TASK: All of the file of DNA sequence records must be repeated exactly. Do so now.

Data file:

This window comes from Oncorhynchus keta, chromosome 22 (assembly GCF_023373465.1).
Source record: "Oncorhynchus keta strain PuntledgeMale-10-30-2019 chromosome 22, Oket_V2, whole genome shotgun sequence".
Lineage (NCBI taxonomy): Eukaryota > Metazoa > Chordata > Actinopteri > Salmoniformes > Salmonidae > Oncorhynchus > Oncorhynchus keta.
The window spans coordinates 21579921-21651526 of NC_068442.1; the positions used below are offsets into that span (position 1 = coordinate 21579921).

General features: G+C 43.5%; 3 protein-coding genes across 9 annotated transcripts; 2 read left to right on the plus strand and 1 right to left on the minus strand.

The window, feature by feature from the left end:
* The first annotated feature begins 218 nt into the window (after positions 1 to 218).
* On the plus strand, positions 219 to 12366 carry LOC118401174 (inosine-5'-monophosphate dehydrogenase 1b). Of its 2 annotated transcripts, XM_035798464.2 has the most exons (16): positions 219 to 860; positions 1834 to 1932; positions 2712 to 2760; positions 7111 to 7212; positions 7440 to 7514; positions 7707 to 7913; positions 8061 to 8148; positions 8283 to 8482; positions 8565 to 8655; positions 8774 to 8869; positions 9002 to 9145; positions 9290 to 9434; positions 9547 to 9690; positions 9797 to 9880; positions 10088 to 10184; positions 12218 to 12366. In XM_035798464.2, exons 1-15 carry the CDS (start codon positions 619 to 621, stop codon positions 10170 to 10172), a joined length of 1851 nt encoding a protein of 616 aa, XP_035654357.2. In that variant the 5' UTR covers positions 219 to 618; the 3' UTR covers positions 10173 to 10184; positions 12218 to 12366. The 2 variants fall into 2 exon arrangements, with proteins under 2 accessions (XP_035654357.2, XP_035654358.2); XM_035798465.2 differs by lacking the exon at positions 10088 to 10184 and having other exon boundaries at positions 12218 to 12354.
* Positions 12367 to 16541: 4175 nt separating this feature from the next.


This window comes from Oncorhynchus keta, chromosome 22 (assembly GCF_023373465.1).
Source record: "Oncorhynchus keta strain PuntledgeMale-10-30-2019 chromosome 22, Oket_V2, whole genome shotgun sequence".
Lineage (NCBI taxonomy): Eukaryota > Metazoa > Chordata > Actinopteri > Salmoniformes > Salmonidae > Oncorhynchus > Oncorhynchus keta.
The window spans coordinates 21579921-21651526 of NC_068442.1; the positions used below are offsets into that span (position 1 = coordinate 21579921).

General features: G+C 43.5%; 3 protein-coding genes across 9 annotated transcripts; 2 read left to right on the plus strand and 1 right to left on the minus strand.

The window, feature by feature from the left end:
* The first annotated feature begins 218 nt into the window (after positions 1 to 218).
* On the plus strand, positions 219 to 12366 carry LOC118401174 (inosine-5'-monophosphate dehydrogenase 1b). Of its 2 annotated transcripts, XM_035798464.2 has the most exons (16): positions 219 to 860; positions 1834 to 1932; positions 2712 to 2760; positions 7111 to 7212; positions 7440 to 7514; positions 7707 to 7913; positions 8061 to 8148; positions 8283 to 8482; positions 8565 to 8655; positions 8774 to 8869; positions 9002 to 9145; positions 9290 to 9434; positions 9547 to 9690; positions 9797 to 9880; positions 10088 to 10184; positions 12218 to 12366. In XM_035798464.2, exons 1-15 carry the CDS (start codon positions 619 to 621, stop codon positions 10170 to 10172), a joined length of 1851 nt encoding a protein of 616 aa, XP_035654357.2. In that variant the 5' UTR covers positions 219 to 618; the 3' UTR covers positions 10173 to 10184; positions 12218 to 12366. The 2 variants fall into 2 exon arrangements, with proteins under 2 accessions (XP_035654357.2, XP_035654358.2); XM_035798465.2 differs by lacking the exon at positions 10088 to 10184 and having other exon boundaries at positions 12218 to 12354.
* Positions 12367 to 16541: 4175 nt separating this feature from the next.